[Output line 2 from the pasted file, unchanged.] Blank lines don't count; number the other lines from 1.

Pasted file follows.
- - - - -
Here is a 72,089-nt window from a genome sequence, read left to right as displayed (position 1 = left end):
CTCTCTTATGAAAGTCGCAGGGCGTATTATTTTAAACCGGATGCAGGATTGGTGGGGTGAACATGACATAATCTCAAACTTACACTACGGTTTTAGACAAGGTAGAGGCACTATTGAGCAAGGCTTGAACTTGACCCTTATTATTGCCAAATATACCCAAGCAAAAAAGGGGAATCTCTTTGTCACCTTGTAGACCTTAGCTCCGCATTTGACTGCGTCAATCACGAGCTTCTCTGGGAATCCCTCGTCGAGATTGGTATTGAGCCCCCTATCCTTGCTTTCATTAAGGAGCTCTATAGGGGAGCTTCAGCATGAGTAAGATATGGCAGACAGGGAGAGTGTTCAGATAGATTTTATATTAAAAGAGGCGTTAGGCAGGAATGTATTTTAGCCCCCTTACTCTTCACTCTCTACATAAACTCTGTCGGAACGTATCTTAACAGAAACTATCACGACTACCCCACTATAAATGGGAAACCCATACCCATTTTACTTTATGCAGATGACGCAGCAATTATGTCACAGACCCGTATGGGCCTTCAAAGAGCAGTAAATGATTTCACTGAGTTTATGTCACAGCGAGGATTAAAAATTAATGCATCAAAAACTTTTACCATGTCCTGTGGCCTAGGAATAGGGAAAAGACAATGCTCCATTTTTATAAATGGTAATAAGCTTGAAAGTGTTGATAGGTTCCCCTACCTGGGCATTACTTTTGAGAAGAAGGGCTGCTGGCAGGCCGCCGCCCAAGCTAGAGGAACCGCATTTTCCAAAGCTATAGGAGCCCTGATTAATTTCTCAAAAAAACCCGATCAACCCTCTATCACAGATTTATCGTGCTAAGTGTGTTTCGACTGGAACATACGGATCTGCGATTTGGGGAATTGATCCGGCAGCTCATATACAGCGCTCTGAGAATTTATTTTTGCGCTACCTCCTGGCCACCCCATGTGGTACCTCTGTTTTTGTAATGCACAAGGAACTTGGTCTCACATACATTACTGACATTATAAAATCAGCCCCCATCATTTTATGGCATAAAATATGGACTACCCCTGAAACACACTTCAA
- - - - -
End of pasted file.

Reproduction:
CTCTCTTATGAAAGTCGCAGGGCGTATTATTTTAAACCGGATGCAGGATTGGTGGGGTGAACATGACATAATCTCAAACTTACACTACGGTTTTAGACAAGGTAGAGGCACTATTGAGCAAGGCTTGAACTTGACCCTTATTATTGCCAAATATACCCAAGCAAAAAAGGGGAATCTCTTTGTCACCTTGTAGACCTTAGCTCCGCATTTGACTGCGTCAATCACGAGCTTCTCTGGGAATCCCTCGTCGAGATTGGTATTGAGCCCCCTATCCTTGCTTTCATTAAGGAGCTCTATAGGGGAGCTTCAGCATGAGTAAGATATGGCAGACAGGGAGAGTGTTCAGATAGATTTTATATTAAAAGAGGCGTTAGGCAGGAATGTATTTTAGCCCCCTTACTCTTCACTCTCTACATAAACTCTGTCGGAACGTATCTTAACAGAAACTATCACGACTACCCCACTATAAATGGGAAACCCATACCCATTTTACTTTATGCAGATGACGCAGCAATTATGTCACAGACCCGTATGGGCCTTCAAAGAGCAGTAAATGATTTCACTGAGTTTATGTCACAGCGAGGATTAAAAATTAATGCATCAAAAACTTTTACCATGTCCTGTGGCCTAGGAATAGGGAAAAGACAATGCTCCATTTTTATAAATGGTAATAAGCTTGAAAGTGTTGATAGGTTCCCCTACCTGGGCATTACTTTTGAGAAGAAGGGCTGCTGGCAGGCCGCCGCCCAAGCTAGAGGAACCGCATTTTCCAAAGCTATAGGAGCCCTGATTAATTTCTCAAAAAAACCCGATCAACCCTCTATCACAGATTTATCGTGCTAAGTGTGTTTCGACTGGAACATACGGATCTGCGATTTGGGGAATTGATCCGGCAGCTCATATACAGCGCTCTGAGAATTTATTTTTGCGCTACCTCCTGGCCACCCCATGTGGTACCTCTGTTTTTGTAATGCACAAGGAACTTGGTCTCACATACATTACTGACATTATAAAATCAGCCCCCATCATTTTATGGCATAAAATATGGACTACCCCTGAAACACACTTCAA